Nevadans aged 65 and older are far more likely to be working these days than they were a decade ago.
No matter whether they're working because they want to or because they have to, the increasing prevalence of gray hair in the state's workforce presents a new set of challenges to managers.
And it may be presenting a little-noticed challenge as well to youngsters who are looking to find their first jobs but find their way blocked by older workers who opt against retirement.
Bill Anderson, chief economist for the Nevada Department of Employment, Training and Rehabilitation, reported a few days ago that 20.6 percent of Nevadans aged 65 or older held jobs in 2010.
That's nearly a 61 percent increase from a decade earlier, when 12.8 percent of state residents aged 65 or older were working.
In part, that's a reflection of the deep recession, Anderson wrote.
"Recessionary wealth destruction is forcing older workers to delay retirement for financial reasons," the state's economist said.
But at the same time, Anderson said the growing number of older workers in Nevada may reflect a deep social change, something akin to the dramatic increase of women into the nation's workforce during the 1960s and 1970s.
As improved health allows workers to continue working later in life, they are doing so.
The growing number of older workers is all the more noticeable, Anderson said, because it comes during a time that a smaller percentage of Nevadans overall are participating in the workforce. During the decade from 2000 to 2010, participation in the labor force declined from 70 percent of the state's population to 65.6 percent.
Even though the unemployment rate stands at 13.2 percent in the Reno-Sparks area and 13.6 percent statewide, older workers continue to have success finding jobs, says Deborah Jaquith, communications director for AARP in Nevada, and a jobs board at AARP.org draws heavy use from the group's members.
Older workers, she says, have a reputation for clean-and-sober performance, typically are loyal, and generally have a strong work ethic.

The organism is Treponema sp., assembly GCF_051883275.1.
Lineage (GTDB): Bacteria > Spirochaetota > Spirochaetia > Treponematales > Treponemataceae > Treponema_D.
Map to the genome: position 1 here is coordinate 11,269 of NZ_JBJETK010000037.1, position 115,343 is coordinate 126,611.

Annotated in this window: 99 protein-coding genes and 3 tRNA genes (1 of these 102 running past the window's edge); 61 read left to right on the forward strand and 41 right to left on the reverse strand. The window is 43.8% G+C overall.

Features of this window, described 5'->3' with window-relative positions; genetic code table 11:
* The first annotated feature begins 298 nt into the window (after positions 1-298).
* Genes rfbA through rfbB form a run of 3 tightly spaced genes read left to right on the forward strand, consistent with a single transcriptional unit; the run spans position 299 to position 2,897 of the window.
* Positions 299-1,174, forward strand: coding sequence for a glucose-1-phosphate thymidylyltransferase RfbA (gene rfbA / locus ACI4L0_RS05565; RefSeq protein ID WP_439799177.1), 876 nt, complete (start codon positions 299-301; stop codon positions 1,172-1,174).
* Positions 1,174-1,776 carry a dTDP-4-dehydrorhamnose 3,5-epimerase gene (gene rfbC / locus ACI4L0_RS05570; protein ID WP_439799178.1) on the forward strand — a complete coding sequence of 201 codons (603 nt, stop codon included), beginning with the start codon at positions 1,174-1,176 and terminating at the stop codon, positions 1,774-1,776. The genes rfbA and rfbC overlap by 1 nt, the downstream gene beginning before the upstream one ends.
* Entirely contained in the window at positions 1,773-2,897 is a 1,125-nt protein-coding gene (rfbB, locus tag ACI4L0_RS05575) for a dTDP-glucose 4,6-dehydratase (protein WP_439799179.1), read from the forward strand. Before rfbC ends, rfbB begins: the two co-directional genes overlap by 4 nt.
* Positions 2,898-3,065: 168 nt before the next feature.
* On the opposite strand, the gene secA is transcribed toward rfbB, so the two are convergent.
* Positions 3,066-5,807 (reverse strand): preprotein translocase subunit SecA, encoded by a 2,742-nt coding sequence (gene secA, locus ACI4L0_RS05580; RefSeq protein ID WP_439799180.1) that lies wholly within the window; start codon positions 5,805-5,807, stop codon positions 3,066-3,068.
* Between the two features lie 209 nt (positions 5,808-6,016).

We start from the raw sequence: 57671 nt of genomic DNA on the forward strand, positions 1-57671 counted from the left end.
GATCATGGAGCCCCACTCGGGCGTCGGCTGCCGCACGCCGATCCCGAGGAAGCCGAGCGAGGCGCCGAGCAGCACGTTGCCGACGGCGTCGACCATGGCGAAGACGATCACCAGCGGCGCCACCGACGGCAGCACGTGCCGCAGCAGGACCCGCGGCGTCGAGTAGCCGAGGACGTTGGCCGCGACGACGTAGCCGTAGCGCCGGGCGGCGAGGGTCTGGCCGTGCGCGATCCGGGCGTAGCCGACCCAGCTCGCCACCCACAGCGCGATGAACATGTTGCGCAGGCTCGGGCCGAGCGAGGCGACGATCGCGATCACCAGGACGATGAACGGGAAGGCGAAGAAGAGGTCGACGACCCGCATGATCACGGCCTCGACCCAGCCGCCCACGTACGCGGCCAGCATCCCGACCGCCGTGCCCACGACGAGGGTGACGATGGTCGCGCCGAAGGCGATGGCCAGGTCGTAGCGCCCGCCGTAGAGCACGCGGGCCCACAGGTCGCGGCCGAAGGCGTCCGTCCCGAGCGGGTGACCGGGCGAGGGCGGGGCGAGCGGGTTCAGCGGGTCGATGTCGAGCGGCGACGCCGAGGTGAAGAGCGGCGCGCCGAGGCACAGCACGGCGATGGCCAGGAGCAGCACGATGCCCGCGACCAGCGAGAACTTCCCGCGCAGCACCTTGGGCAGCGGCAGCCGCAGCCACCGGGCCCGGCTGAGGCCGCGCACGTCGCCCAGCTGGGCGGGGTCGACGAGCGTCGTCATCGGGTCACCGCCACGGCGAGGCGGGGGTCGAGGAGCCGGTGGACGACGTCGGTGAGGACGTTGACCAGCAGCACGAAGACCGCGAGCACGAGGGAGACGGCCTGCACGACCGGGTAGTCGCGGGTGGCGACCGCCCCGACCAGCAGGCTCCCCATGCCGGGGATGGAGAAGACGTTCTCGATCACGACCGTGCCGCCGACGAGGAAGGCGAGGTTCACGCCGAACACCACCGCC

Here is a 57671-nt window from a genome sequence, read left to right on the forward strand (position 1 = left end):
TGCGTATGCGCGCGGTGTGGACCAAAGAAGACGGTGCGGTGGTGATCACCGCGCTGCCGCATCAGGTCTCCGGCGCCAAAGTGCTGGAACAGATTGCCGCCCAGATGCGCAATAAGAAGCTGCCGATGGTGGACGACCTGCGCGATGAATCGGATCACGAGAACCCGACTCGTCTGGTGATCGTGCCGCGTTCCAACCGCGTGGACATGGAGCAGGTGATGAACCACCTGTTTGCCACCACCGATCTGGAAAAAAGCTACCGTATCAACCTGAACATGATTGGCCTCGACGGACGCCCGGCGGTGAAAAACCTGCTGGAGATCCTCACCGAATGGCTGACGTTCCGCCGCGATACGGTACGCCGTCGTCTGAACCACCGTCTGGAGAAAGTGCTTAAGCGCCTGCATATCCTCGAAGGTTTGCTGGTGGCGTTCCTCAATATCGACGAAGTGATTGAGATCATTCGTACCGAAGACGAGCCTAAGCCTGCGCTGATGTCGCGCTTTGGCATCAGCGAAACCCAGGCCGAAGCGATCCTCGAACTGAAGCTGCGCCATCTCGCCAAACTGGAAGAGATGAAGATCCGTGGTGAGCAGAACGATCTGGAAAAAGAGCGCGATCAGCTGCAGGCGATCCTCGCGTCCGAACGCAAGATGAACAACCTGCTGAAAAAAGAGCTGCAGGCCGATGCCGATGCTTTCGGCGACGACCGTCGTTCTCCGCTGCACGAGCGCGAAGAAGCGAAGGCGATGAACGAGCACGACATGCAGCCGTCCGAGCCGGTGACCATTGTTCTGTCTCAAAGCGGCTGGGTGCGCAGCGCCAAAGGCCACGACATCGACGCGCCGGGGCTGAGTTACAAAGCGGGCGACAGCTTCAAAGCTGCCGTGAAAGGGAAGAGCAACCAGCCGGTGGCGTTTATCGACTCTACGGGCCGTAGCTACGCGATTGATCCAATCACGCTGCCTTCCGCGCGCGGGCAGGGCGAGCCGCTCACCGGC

State figures show, for instance, that turnover rates among workers aged 65 or older run about 7.8 percent, compared with 9.1 for all workers and 23.5 percent among teen workers.
Mindy Brenner, a human resources consultant in Reno, says the growing number of older workers requires that managers pay attention to their needs.
Older workers, she says, may have a greater interest in flexible schedules particularly those that allow some measure of telecommuting than other younger workers. They may be working because they want benefits particularly health benefits more than they want cash compensation.
And the mix of four generations sometimes five in a workplace may present communications challenges to employers.
If nothing else, Brenner says numerous studies have found that the basic approach to work not to mention the approach to work-life balance is dramatically different between the Baby Boomers who are deciding to retire and workers who are young enough to be their grandchildren.
Even such a simple matter as communications technology needs careful consideration, Jaquith says. An older worker might expect to hear from an employer through his land-line telephone at home. Younger workers are far more likely to rely on text messages.
But Frances McKee-Ryan, an assistant professor of management at the University of Nevada, Reno, says employers should be cautious about putting too much stock into generational stereotypes.
"Employees are individuals first and foremost," she says.
She says that the continued presence of larger numbers of gray-haired workers may be reducing the opportunities for younger workers to find jobs.
That's especially likely, McKee-Ryan says, when retirement-aged workers take low-level jobs to supplement retirement income.
Anderson says the state's employment statistics appear to bear that out.
"Many of these (older) workers are competing for jobs traditionally filled by younger workers." he wrote in a study last autumn. "Given shifts in the distribution of Nevada's population and expectations for future job growth, older workers will continue to crowd out younger workers for some time."
In fact, state statistics last August showed that there were roughly 22,000 more workers aged 65 or older than there were teens in the state's labor force.
There's some irony in all this, McKee-Ryan notes, because a common concern of employers less than 10 years ago was fear that mass retirements of Baby Boomers would leave them without a cadre of experienced workers.
The growing number of workers who stick around past retirement age may be a trend that continues for decades.
Research by the U.S. Bureau of Labor Statistics has found that members of Gen-X and the Millennial generations are saving even less for retirement than their Baby Boomer parents and may need to continue working in their senior years just to make ends meet.